Format

Send to

Choose Destination
See comment in PubMed Commons below
Am Surg. 1990 Dec;56(12):774-7.

Partial splenic embolization. An effective alternative to splenectomy for hypersplenism.

Author information

1
Division of Pediatric Surgery, Childrens Hospital of Los Angeles, California 90027.

Abstract

Splenectomy for massive splenomegaly and hypersplenism carries a significant morbidity and mortality. We have used partial splenic embolization (PSE) as an effective alternative to splenectomy. Ten PSE procedures were performed on nine patients without mortality and with minimal morbidity. The age of the patients ranged from 8 months to 32 years (mean 14 years). The causes of splenomegaly and hypersplenism included cystic fibrosis with cirrhosis (2), tyrosinemia and cirrhosis (1); thalassemia (1), hemophilia with Human Immune Deficiency Virus infection (2), chronic hepatitis with portal hypertension (1), malignant histiocytosis (1), and Wiskott-Aldrich Syndrome (1). All procedures were performed under local anesthesia with sedation. A percutaneous femoral artery approach to the splenic artery was used to deliver Ivalon sponge particles (280-800 microns) into the spleen. Splenic infarction was assessed by postembolization angiograms. All of the patients except one demonstrated improvement of hematologic parameters. In one patient, however, cytopenia improved only after a second embolization. In the total series, there was an early mean rise of 8,600/mm3 in the leukocyte count (range 2,900-14,900) and 212,000/mm3 in the platelet count (range 30,000-718,000). Follow-up ranged from 4 months to 7 years. Improvement of the blood picture has been persistent in seven of the eight patients who showed initial improvement. Transient procedural complications included fever (5), pleural effusion (2), pneumonia (1), and splenic abscess (1). One patient had paralytic ileus lasting for 10 days and one patient developed a streptococcal peritonitis 3 weeks after embolization. No patient developed pancreatitis or vascular compromise of other abdominal viscera.(ABSTRACT TRUNCATED AT 250 WORDS)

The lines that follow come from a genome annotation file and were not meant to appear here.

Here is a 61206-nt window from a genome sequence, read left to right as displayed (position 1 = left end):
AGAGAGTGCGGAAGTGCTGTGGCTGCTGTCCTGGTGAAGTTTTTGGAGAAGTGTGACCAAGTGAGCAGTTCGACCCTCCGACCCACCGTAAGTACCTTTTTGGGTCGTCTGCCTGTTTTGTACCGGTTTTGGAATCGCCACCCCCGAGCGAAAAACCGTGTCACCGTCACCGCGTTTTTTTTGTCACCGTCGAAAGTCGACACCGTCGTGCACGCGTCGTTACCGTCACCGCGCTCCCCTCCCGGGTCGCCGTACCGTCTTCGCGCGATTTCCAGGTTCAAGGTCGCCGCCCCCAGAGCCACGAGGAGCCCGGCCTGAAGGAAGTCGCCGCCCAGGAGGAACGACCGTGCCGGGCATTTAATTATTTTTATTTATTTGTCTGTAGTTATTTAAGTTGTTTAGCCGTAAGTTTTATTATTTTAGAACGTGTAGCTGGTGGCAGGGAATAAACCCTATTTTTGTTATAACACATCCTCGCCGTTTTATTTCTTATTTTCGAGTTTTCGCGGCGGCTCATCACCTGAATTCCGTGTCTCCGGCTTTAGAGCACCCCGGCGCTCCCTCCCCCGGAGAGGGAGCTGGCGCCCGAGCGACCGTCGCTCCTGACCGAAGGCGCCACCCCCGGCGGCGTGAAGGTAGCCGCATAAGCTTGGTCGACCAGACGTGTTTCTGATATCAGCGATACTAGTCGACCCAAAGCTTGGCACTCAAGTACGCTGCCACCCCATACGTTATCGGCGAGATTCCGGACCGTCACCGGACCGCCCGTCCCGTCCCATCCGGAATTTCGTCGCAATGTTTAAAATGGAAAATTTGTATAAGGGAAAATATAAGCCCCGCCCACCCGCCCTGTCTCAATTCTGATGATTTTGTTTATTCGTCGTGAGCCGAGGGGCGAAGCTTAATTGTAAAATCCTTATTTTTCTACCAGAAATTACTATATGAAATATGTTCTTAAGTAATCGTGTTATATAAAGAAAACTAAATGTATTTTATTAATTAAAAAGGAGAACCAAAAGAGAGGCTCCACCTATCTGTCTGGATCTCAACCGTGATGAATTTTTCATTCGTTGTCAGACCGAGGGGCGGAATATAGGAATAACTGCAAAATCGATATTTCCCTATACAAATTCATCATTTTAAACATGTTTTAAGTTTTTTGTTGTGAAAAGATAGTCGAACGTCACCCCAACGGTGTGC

PMID:
2268105
[Indexed for MEDLINE]
PubMed Commons home

PubMed Commons

0 comments
How to join PubMed Commons

    Supplemental Content

    Loading ...
    Support Center